I thought that this was just going to be silly; but some of it was genuinely touching. Danny Dyer, evidently *not* being an avid reader of the works of Jean Plaidy 😉 , had never heard the tales of the Plantagenets’ turbulent family history before; and was clearly moved by hearing how Henry II had faced rebellion by his own sons, and Edward II had had to marry a woman even though he was probably gay – and then met a very horrible end. There was a lot of wisecracking, but he was obviously taking it all pretty seriously and taking it all in; and he was just so enthusiastic about everything that he made it a joy to watch.
As we know from watching Who Do You Think You Are, Danny Dyer, who grew up on a council estate in the East End and usually plays or fronts series about East End hard men, recently found out that he was descended from Edward III. Yes, all right, all right, so are zillions of other people, but it was clear how much it meant to him to find that out. And this was a voyage of discovery for him, because he obviously knew very little about the Plantagenets. Schools fail big time on teaching kids about the Middle Ages. Such medieval history lessons at we had at school involved drawing pictures of the Bayeux Tapestry, motte and bailey castles and pie charts of how medieval monks spent their time. And that was about it. Maybe the teacher would actually have preferred to be teaching art rather than history. And why would anyone think that a class of 11-year-old girls wanted to draw pie charts showing how medieval monks split their time between eating, studying and praying?! Even at university, the medieval history modules weren’t great. So thank you, Jean Plaidy, for introducing me to the glorious soap opera that was the lives of the Plantagenets! And thank you to the BBC for doing the same for Danny Dyer.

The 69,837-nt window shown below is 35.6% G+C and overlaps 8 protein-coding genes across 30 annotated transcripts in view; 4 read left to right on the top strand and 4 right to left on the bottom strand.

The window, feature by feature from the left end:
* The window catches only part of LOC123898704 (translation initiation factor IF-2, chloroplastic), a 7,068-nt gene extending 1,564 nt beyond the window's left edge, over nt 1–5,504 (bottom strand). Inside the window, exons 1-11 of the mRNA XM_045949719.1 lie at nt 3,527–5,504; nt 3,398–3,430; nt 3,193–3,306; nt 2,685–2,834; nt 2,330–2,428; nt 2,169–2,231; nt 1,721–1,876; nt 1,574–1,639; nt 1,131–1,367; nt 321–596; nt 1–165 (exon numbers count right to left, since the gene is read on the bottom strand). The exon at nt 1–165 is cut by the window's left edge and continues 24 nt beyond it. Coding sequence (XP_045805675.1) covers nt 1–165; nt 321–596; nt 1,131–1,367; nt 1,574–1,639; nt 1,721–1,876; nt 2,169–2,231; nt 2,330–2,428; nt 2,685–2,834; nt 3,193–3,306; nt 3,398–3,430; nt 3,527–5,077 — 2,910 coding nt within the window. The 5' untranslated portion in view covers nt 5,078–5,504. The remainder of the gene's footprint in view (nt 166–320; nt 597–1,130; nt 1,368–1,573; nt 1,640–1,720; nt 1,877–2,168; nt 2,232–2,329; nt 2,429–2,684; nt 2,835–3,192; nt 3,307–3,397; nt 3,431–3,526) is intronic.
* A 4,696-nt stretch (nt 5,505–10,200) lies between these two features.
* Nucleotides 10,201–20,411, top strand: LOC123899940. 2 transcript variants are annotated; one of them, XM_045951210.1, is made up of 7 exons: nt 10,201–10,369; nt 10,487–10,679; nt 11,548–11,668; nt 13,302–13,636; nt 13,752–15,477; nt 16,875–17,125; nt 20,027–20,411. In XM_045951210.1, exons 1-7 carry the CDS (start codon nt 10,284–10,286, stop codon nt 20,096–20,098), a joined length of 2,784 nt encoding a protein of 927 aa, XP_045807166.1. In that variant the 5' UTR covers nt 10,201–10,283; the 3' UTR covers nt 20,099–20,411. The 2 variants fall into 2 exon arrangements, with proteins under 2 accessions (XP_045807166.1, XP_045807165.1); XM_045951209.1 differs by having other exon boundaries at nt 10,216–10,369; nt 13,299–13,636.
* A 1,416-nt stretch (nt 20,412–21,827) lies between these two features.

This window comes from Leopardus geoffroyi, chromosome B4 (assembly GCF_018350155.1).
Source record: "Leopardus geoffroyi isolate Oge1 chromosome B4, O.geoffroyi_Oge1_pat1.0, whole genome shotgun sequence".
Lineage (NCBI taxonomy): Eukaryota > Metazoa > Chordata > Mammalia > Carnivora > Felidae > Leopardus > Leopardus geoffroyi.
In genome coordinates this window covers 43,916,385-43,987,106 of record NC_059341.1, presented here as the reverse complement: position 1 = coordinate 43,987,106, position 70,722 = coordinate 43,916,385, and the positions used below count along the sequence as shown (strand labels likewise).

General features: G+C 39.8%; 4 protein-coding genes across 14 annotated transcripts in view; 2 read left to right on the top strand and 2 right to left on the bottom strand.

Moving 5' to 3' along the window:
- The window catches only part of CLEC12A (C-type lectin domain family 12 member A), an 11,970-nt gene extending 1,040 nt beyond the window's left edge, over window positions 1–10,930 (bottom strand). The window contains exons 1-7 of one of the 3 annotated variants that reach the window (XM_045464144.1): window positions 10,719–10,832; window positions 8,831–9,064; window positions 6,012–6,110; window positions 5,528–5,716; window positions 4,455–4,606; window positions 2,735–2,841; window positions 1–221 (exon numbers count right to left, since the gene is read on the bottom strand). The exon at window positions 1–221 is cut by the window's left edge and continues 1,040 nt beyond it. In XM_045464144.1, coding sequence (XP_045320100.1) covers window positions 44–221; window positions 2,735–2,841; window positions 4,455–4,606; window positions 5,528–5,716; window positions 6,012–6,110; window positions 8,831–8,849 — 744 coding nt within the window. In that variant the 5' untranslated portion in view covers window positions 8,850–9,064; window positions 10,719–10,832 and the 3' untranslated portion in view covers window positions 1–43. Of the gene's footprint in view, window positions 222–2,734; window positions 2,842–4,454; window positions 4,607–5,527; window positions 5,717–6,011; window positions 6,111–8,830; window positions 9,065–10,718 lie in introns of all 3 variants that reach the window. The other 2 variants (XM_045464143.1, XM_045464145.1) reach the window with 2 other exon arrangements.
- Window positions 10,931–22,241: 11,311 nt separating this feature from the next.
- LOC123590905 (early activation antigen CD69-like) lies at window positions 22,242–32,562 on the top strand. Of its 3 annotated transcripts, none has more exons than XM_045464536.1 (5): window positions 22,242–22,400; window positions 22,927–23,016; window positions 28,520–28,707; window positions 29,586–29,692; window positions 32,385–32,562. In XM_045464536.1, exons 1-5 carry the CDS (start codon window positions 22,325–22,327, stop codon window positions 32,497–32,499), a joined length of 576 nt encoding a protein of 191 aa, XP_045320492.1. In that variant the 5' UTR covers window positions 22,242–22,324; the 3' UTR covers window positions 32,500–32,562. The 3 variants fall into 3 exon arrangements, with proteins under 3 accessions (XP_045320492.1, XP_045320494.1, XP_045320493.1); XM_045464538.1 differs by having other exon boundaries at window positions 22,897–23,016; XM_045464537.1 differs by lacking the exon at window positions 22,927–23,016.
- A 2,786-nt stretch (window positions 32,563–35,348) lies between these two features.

We actually started well before the Plantagenets, with King Rollo. The real one, not the one in the cartoon. This was good, because there can be a tendency for royal history programmes to start with William the Conqueror and ignore everything that went before. There was a lot of dressing up and re-enactment in this, so, yes, we did get Danny dressing up as a Viking, but the Viking re-enactors whom he met in Sweden were keen to tell him about Viking life, dispelling all the Victorian myths about horned helmets and so on, and explaining how Rollo pretty much came from nowhere to become Duke of Normandy and found a dynasty. Danny said, whilst visiting Scandinavia and later Paris, that he’d had no idea that the word “Norman” actually came from “Norseman”, and that was a good point. We’re all taught about the Battle of Hastings, but the fact that the Normans were descended from Vikings, and the very complex personal and political ties between England, Ireland, Norway, Denmark and Normandy tend to be ignored.